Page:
Must Teens Be Rude?

Questioning the biology of bad behavior

Teenagers have rudeness and a lack of empathy hard-wired in—so said Sarah-Jayne Blakemore, a leading neuroscientist at University College London, in September. More than that, though, she said that perhaps teens should not be held responsible for their actions—even in court—because of their neurological differences: “It’s not just hormones causing teenagers to be difficult. It is also the fact that their brain is developing,” she said. “It does give them a bit of an excuse” (Guardian, September 8).

Dr. Blakemore conducted two studies: The first showed that teens’ brains “may still be developing when it comes to sensitivity to other people’s feelings” (cbs News, September 7). The second study “found that adolescents and preadolescents are slower at predicting how another person might feel in a given situation” (ibid.). Brain scans of a study group showed that brain activity in teens was more predominant in the back of the brain, while in adults it shifted to the medial prefrontal cortex toward the front of the brain.

True though these findings may be, using them to give teens a pass on bad behavior is a bad idea.

It wasn’t me—my brain did it is a compelling excuse for a lot of things. Studies show, for example, that women have better capacity to control anger and more tightly-packed brain cells than men. Surely a lot of men could draw on that science with their wives: “But, honey, women are naturally more empathic than men. We use a different part of our brains.” While most women might agree with that reasoning, how many wives would be willing to give their men a free pass because of it?

There are also studies showing that overweight people have “more of a certain type of seratonin [a molecule synthesized by brain cells] receptor” (Radiology Today, July 17). Just imagine how much latitude we should give to an overweight teenage male.

Also, studies indicate that breast-fed children have better neurological development than formula-fed children. Perhaps that should be taken into account for our teenager’s history as well. And if we should discover that he is bipolar, has Attention Deficit Disorder, or any of a number of other afflictions, how should that be factored in?

This line of reasoning is a slippery slope without end that would require brain scans of every criminal—teenage or not—and that would likely always find some abnormality.

The results of the study should shock no one; the notion that teenagers are rude isn’t exactly groundbreaking. But the idea that someone of teenage—a phase of life everyone passes through—is less responsible for his or her actions because of neurological differences is absurd. Many teenagers are well behaved.

Instead of taking responsibility for the behavior of teens, possibly their own, researchers are using their data to draw erroneous conclusions: in this case, that “[i]t does give them a bit of an excuse.” A far more logical conclusion would be: Teens need our help. If their brains are still developing in key ways during those years, that is all the more reason parents should remain deeply involved in their teens’ lives, instilling habits of respectful interpersonal communication and strong character. It almost goes without saying that a teen can’t make decisions as well as an adult; this is why parents are still accountable for them!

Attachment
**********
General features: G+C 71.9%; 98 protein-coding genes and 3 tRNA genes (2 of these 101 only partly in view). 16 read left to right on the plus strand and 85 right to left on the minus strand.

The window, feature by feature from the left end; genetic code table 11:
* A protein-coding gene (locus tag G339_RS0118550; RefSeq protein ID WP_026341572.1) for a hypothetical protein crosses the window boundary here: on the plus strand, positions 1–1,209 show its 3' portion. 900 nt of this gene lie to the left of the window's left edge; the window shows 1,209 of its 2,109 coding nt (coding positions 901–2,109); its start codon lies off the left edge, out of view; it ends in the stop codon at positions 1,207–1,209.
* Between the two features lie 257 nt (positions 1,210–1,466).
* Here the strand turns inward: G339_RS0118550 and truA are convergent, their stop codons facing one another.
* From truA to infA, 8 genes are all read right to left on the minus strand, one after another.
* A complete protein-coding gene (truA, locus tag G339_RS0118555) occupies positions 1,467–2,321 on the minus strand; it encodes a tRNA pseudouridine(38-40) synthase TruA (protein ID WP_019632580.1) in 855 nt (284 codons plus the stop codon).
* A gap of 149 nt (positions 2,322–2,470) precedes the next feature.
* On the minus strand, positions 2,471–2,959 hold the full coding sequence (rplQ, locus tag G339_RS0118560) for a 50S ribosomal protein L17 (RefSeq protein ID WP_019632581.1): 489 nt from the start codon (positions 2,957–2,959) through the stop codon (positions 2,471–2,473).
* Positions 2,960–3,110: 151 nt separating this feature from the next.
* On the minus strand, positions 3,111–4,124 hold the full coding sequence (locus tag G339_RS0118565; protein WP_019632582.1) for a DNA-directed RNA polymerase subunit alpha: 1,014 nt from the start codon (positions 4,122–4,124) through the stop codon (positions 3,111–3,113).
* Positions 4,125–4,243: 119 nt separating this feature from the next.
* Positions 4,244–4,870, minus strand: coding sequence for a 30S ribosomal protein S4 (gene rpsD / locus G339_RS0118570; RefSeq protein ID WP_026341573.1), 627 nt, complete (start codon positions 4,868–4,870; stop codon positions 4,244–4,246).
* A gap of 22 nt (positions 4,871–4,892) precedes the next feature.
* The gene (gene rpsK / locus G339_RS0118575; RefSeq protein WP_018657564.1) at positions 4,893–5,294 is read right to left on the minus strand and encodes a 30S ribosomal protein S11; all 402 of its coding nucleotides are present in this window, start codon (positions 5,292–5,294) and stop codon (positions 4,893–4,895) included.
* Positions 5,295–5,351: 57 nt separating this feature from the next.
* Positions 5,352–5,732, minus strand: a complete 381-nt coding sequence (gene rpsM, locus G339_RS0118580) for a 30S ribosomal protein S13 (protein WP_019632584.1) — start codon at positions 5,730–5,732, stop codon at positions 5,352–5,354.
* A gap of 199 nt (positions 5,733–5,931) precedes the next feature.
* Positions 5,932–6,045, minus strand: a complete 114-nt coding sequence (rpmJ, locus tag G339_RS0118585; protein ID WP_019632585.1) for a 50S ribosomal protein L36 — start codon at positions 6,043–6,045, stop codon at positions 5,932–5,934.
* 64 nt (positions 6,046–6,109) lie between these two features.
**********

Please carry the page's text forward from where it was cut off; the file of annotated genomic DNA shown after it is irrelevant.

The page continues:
The foundation for the critical relationship between parents and teens is laid during children’s earliest years. The highest level of brain activity is not found in adults or teenagers, but in young children. In fact, until age 10, children show almost twice the level of activity found in an adult brain. The first few years of a child’s life is the most important stage for shaping the development of his or her personality—for teaching the emotional stability that they will need when they inevitably become teenagers who are accountable for their actions.

Infant psychologist Selma Fraiberg wrote, “We have learned that the human qualities … to love are forged during the first two years of life” (Every Child’s Birthright: In Defense of Mothering). If you form that warm, loving relationship while your child is young, and then maintain it through the teen years, you can provide the guidance and stability that a teen still needs.

In addition to forming an emotional bond with a child, parents have the opportunity to shape that child’s development, to establish right habits of behavior. If a child learns those patterns when they are young, he will have a far easier time as a teenager; good behavior will be ingrained because it will have been practiced. If you teach your child to speak respectfully to elders, to have good table manners, to share with others, to show honor to you as a parent—and then maintain a strong personal bond with your child as he grows into teenage years—that behavior will continue for the rest of his life. Through the teen years, if behaving in a socially acceptable manner isn’t already ingrained into his thinking, no one can expect him to start then.

Teaching is a parent’s responsibility. Researchers can’t let you off the hook if you have a badly behaved teen—you still have to live with him or her. Their research shouldn’t provide a free pass for either teens or parents.

The truth of the matter all gets back to one piece of biblical wisdom, backed up by neurological findings: “Train up a child in the way he should go: and when he is old, he will not depart from it” (Proverbs 22:6).